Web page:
It seems clear to me that the printed version was fully intended to imply that the Sheriff’s office had confiscated 25 AK-47s in the last week and if one didn’t watch the video, that is exactly the impression that is left.
The variance between the actual audio and the transcript can be interpreted in no way other than intentionally misleading.
Upon close scrutiny of the video (screenshot to the right…click to make bigger), the first thing I noticed is that they can’t count. There are only 24 firearms on display (there is one more directly behind the “journalist” that you can’t see in this shot…I have another shot but you still can’t see it clearly, it looks like possibly an UZI or MAC-10 type weapon but it is very unclear).
The second thing I noticed was the dearth of AK-47s in the picture. So what exactly WERE confiscated by the Broward Sheriff’s office?
14 are handguns (including the one behind the “journalist”), one looks like a tec-9 or something similar.
I can’t see the guns in the back very well but here’s what I see of the long guns…feel fee to correct me if you see anything I’m missing:
-One definite SKS with a detachable mag.
-One possible SKS. The gas tube looks like SKS, but I don’t see the box mag and the receiver doesn’t look quite right. Sporterized SKS perhaps? It’s definitely not an AK though.
-One AR variant
-One pump shotgun
-One black powder muzzle loader
-One possible semi-auto shotgun
-One M1 Carbine
-Someone will have to help me out with the one in the middle in the back…I’ve got no idea about that one. It looks like some sort of long pistol with a detachable rifle stock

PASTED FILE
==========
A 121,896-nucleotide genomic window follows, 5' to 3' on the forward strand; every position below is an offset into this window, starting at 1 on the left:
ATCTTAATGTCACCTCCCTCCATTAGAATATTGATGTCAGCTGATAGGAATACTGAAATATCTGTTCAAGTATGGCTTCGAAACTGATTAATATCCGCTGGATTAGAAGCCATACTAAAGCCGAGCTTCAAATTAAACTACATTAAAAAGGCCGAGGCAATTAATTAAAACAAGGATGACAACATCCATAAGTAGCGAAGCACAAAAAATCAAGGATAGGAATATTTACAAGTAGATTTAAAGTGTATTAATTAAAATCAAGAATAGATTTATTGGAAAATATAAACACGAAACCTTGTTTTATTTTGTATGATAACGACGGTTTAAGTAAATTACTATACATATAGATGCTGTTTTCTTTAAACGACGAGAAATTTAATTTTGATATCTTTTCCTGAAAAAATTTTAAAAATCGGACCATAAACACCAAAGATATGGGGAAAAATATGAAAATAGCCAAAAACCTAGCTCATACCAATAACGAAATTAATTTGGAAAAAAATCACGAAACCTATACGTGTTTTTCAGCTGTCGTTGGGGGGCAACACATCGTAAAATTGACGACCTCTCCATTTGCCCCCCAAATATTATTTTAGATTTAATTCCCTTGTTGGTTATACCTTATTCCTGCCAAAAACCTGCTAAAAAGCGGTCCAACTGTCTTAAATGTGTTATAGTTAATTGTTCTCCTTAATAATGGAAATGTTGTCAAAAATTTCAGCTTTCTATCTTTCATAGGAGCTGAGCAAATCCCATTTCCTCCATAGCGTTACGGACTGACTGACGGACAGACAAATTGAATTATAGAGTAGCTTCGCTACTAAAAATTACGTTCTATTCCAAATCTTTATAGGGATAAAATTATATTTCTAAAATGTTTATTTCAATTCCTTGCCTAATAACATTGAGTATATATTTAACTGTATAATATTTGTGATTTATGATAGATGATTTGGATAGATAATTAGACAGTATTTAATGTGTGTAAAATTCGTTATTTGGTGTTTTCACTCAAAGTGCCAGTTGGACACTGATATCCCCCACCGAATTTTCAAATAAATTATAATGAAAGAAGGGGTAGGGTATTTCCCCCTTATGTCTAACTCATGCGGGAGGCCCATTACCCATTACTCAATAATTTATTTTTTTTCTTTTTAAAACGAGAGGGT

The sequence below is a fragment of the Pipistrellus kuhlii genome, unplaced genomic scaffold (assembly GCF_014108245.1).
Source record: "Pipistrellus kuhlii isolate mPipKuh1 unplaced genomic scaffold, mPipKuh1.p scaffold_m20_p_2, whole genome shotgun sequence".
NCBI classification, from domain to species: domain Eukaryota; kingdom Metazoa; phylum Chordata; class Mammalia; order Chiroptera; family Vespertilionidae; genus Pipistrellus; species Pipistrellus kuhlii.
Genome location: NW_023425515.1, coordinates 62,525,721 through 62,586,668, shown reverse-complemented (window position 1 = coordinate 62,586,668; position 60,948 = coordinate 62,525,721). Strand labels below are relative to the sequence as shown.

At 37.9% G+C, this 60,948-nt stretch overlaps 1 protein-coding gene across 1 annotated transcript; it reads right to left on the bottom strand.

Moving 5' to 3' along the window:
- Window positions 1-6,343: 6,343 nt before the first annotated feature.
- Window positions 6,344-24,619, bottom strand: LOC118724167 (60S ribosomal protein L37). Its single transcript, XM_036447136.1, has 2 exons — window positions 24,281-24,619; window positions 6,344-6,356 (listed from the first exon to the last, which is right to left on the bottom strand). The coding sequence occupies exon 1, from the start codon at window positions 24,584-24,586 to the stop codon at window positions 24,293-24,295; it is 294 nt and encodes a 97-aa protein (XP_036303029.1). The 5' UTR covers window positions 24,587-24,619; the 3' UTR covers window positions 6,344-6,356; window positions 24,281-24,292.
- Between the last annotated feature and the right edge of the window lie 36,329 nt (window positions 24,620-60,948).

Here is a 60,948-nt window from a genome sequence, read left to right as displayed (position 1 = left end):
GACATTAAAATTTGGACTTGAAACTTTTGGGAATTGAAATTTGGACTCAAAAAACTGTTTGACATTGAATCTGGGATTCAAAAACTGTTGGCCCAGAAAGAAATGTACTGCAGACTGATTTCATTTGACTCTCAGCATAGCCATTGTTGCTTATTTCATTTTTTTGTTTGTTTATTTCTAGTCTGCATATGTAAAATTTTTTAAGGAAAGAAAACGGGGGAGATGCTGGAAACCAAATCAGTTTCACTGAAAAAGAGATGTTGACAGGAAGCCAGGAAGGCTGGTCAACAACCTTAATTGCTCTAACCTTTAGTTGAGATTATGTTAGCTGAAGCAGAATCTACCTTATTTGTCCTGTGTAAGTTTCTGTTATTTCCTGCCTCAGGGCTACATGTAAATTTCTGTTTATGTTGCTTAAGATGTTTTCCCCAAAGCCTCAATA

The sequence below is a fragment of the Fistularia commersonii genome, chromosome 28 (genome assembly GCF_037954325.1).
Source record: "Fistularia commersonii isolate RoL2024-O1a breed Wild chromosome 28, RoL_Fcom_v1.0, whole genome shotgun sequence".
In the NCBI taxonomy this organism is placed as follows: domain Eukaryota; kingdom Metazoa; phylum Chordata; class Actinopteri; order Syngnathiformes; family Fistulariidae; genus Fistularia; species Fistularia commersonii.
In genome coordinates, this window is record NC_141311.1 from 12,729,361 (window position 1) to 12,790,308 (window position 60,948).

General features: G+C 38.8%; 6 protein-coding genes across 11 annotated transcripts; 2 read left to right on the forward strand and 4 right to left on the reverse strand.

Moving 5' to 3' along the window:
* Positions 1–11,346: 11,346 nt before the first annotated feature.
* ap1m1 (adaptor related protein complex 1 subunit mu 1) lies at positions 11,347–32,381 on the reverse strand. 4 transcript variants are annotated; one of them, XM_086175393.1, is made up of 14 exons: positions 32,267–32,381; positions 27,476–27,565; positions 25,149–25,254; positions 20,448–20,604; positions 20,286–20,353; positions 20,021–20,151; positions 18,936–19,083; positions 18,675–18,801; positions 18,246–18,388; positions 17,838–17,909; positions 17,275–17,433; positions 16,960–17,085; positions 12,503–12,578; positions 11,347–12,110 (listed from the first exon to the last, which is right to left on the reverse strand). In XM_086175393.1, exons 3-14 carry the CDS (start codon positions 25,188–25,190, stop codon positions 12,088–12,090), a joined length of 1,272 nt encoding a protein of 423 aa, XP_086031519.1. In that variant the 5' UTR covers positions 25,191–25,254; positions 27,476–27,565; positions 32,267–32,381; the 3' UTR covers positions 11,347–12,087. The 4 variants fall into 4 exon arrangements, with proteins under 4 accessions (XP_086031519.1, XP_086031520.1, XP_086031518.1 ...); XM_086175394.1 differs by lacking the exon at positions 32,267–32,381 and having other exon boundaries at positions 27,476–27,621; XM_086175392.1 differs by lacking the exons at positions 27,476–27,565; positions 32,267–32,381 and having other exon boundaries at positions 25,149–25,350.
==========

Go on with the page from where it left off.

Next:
-Possibly a winchester style lever action or an over/under shotgun
-Possibly a pump action .22
In any case, nary an AK-47 (or even AK-47 clone) in the bunch.
Of the 24 displayed weapons that the article implied included 25 AK-47s…only ten are long guns of any type. One is definitely a shotgun and possibly two more. One is a FREAKING MUZZLE LOADER. The only three that could possibly be construed as being among the class of weapons commonly misrepresented as “assault weapons” are the SKS with detachable mag, the AR variant, and possibly the Tec-9 (or whatever that one is).
So, in support of the premise that AK-47’s are a problem on the street and are “the favored weapon of…the common criminal”, not one could be shown to have been confiscated recently?
Just out of curiosity…in their “demonstration videos”…you know…the ones where they fired fully automatic weapons just like NONE of the ones on this table…I wonder why they didn’t show their firearms expert “spraying bullets” with the muzzle loader in the display???
Not to mention the minor detail that they didn’t mention WHY any of these weapons were confiscated. Were they actually used in violent crimes? Somehow I doubt it.
“Authorized Journalism” at its finest: Misdirect, obfuscate, mislead and…if all that fails…throw in a lie or two for good measure.
And they wonder why no one’s watching.